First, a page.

Tuesday, June 2, 2015

iOS Development : Core Data

This post explains basics of core data with one sample tutorial application development guidelines.

Before we start, lets first clear some common misconception about core data. 

So what exactly is Core Data ?

  • Core data is not any kind of database, don’t mix up Core Data with database.
  • It was introduced in Mac OS X 10.4 Tiger and iOS with iPhone SDK 3.0. (2009)
  • It is a framework provided by apple, which lets you perform operations on data in the database in an object-oriented way. 
  • Core Data is much more than just a framework to load and save data.

Why should i use Core Data ?

1. Suitable for quick schema setup and modification.

2. Less memory overhead as it uses lazy loading techniques. When you fetch data, actual objects are fetched only when you try to access them ( aka "faulting").

3. Model Editor Interface : You can use this cool editor interface provided inside Xcode itself to setup schema. Create tables, setup relationships, writing queries and much more..

4. Less code

  •  No need to write create table queries.
  •  No need to write programmatic fetch queries.
  •  Fetched data is already in the form of model classes you need, plus you can save data using model classes directly. So layer which performs fetching and converting data into required model class is removed.

5. Easy to migrate to new schema, if you have proper initial code setup then you can perform light weight migration without writing single line of code.

6. Easy to visualise schema using Model Editor Interface

Basics of Core Data

The learning curve for Core Data is quite large. The goal of this post is to get you up to speed with the basics of Core Data quickly by very short description and small tutorial application.

The Stack

Traditional setup :

To create database and perform any operations on it you need,

1. Schema / design for your database
2. Database connection / handle
3. Custom layer providing methods to interact with database, which performs operations to provide you data received from DB in required model format, also saves your model objects into database in required format.

Core Data setup :

Core data provides similar stack with some complex looking terms at first glance,

1. Managed Object Model

This is your schema, you can design it inside Xcode itself, Xcode provides cool interface for it.
It removes overhead of creating tables programmatically. Apart from just setting up tables and relationships it also provides many other features.
File extension for this is .xcdatamodeld.

2. Persistent Store Coordinator

This is something similar to database connection / handle.

3. Managed Object Context 

Think of it as a “scratch pad” containing objects that interacts with data in persistent store. Its job is to manage objects created and returned using Core Data.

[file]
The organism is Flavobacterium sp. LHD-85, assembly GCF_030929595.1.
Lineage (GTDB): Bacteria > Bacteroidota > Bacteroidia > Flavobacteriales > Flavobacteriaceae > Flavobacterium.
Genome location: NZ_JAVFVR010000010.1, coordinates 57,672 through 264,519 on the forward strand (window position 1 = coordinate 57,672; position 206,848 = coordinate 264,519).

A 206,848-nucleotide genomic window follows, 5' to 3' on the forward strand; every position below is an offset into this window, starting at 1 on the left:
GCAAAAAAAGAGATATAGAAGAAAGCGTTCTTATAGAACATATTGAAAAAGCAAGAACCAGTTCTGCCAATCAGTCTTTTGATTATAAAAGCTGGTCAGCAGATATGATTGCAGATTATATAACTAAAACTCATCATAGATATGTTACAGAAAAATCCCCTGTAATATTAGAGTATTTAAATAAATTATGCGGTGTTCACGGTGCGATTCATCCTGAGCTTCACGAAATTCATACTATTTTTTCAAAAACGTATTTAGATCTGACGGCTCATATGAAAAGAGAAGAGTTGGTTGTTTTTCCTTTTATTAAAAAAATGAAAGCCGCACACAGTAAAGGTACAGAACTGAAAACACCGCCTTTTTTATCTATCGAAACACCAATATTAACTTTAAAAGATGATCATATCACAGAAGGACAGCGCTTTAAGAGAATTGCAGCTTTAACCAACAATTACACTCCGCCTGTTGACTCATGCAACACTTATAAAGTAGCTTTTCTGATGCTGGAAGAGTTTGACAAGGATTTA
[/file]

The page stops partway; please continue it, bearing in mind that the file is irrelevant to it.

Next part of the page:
#Download :

Link Source Download : Core Data Tutorial

#Goal :

Create simple Contact table with attributes 
a. name 
b. phone number
c. email

Programatically add some contacts.

Fetch added contacts and print on console.

#Steps :

0. Create single view application, all coding should be performed in ViewController.m file

1. Import Core Data Framework header

#import <CoreData/CoreData.h>

2.  Declare core data stack essential properties

@property (strong, nonatomic) NSManagedObjectContext        *managedObjectContext;

@property (strong, nonatomic) NSManagedObjectModel          *managedObjectModel;

@property (strong, nonatomic) NSPersistentStoreCoordinator  *persistentStoreCoordinator;

3. Copy all following methods in pragmas "Core Data Stack & Core Data Save" as it is, these are common methods required work with core data. Each method has comments for code understanding purpose.

#pragma mark - Core Data Stack

- (NSManagedObjectModel *)managedObjectModel
    //1. Create only if nil
    if (_managedObjectModel != nil)
        return _managedObjectModel;
    //2. Set schema file name ( .xcdatamodeld file)
    NSURL *modelURL = [[NSBundle mainBundle] URLForResource:@"CoreData" withExtension:@"momd"];
    //3. Initialize managedObjectModel with url
    _managedObjectModel = [[NSManagedObjectModel alloc] initWithContentsOfURL:modelURL];
    return _managedObjectModel;

- (NSPersistentStoreCoordinator *)persistentStoreCoordinator
    //1. Create only if nil
    if (_persistentStoreCoordinator != nil)
        return _persistentStoreCoordinator;
    //2. Init with ManagedObjectModel
    _persistentStoreCoordinator = [[NSPersistentStoreCoordinator alloc] initWithManagedObjectModel:[self managedObjectModel]];
    //3. Create .sqlite file path url
    NSURL *documentDirPath = [[[NSFileManager defaultManager] URLsForDirectory:NSDocumentDirectory inDomains:NSUserDomainMask] lastObject];
    NSURL *storeURL = [documentDirPath URLByAppendingPathComponent:@"CoreData.sqlite"];
    //4. Add SQLLite as persistent store using .sqlite file url
    NSError *error = nil;
    if (![_persistentStoreCoordinator addPersistentStoreWithType:NSSQLiteStoreType configuration:nil URL:storeURL options:nil error:&error])
        NSLog(@"Failed to initialize persistent store");
    return _persistentStoreCoordinator;

- (NSManagedObjectContext *)managedObjectContext